Just when I was this close *holding up my thumb and index finger* to giving up, I chanced upon the adiZero Ace 6 (aZA6). The aZA6 weighs under 9oz for my US10, which makes it lighter than the GRU, DS Trainer 19, Revenergy Boost, Zoom Fly, Zoom Elite 7, Pegasus 31 and Launch. More importantly it felt just right in the store – not too snug in the midfoot, sports a roomy forefoot (a shocker since adidas typically runs narrow) and has a little toe spring. It also didn’t feel like one with a high offset, more like between 6-8mm.
The upper of the aZA6 shares the same design philosophy as GR3 and GRR3 – simple, minimal overlays over just the necessary areas. Interestingly, there’s an area just behind the forefoot flexpoint that is a little stretchy allowing the foot to splay further. This small area is reminiscent of the Biomorphic Fit found on the DS Trainer 9. The entire upper of the aZA6 down to the laces, tongue, padding, heel counter, is likewise kept simple. In all the miles that I’ve covered in the shoe, I’ve found the ventilation to be excellent.
Midsole is typical adidas with the firmer adiPRENE®+ employed in the forefoot and regular adiPRENE in the heel for cushioning duties. Where the Boost midsole accords a smooth and cushy ride, the adiPRENE setup creates a more responsive ride. It has that snappy feel to it, though not to the extent of the GOspeed.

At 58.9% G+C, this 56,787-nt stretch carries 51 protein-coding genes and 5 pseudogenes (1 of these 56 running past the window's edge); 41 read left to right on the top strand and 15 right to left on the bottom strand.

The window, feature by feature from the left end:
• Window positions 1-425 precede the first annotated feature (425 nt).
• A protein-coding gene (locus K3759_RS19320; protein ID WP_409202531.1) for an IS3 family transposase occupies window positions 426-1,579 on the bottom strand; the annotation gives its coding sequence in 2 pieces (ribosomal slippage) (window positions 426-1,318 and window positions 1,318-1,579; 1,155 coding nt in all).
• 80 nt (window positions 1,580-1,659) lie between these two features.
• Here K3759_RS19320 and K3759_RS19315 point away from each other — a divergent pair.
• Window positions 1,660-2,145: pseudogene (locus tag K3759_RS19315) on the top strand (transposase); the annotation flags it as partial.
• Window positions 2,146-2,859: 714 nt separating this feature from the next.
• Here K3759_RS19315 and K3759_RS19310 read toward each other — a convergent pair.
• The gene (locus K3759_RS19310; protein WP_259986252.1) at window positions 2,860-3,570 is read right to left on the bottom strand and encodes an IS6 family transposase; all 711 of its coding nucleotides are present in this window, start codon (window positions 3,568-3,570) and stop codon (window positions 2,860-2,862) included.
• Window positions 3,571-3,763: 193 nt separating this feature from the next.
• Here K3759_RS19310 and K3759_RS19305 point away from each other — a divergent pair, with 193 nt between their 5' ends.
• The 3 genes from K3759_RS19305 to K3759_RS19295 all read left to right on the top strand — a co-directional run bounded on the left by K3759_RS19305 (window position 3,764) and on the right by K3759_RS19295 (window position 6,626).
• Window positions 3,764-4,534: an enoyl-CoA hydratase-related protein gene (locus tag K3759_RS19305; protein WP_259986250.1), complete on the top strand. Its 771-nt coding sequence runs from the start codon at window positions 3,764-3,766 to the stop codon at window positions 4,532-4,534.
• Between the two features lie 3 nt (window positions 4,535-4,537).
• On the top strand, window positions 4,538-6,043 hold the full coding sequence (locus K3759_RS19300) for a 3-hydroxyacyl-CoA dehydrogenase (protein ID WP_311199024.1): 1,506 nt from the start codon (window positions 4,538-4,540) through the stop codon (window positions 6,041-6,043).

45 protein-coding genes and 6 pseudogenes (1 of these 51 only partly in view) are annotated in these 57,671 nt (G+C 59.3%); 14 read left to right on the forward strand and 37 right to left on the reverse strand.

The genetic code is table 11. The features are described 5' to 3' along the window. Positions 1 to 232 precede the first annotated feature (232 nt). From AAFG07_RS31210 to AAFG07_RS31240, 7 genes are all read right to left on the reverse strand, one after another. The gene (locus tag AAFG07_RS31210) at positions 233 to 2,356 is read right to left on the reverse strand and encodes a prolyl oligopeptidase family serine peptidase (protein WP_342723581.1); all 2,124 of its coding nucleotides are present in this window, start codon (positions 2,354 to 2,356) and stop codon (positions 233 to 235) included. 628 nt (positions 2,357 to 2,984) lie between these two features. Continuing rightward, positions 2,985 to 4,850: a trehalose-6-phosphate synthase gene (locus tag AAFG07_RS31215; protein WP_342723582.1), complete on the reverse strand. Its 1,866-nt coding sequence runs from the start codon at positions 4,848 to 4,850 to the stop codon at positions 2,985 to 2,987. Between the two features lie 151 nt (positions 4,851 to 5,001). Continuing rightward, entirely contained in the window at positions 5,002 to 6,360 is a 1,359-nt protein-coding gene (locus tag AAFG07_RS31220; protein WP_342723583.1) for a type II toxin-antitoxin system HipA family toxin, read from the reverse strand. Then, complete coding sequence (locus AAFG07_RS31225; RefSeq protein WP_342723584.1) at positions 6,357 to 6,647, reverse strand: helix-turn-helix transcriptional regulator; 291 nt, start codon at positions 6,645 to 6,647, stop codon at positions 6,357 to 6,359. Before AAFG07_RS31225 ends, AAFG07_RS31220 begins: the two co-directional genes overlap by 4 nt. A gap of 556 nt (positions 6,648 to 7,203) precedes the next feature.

adiWEAR material can be found in the high-wear areas while the lighter Quickstrike in the other areas of the outsole. Sticky rubber is well deployed on sections of the outsole and I’ve found the forefoot grip to be astonishingly good. I certainly felt very assured wherever I ran, even on wet surfaces. Exposed midsole foam are evident throughout the outsole too. There’s a tiny strip of TPU which I don’t think serves any purpose due to its size. If I had a say in the design, the strip wouldn’t have found its way into the shoe. Flexibility is, however, just average.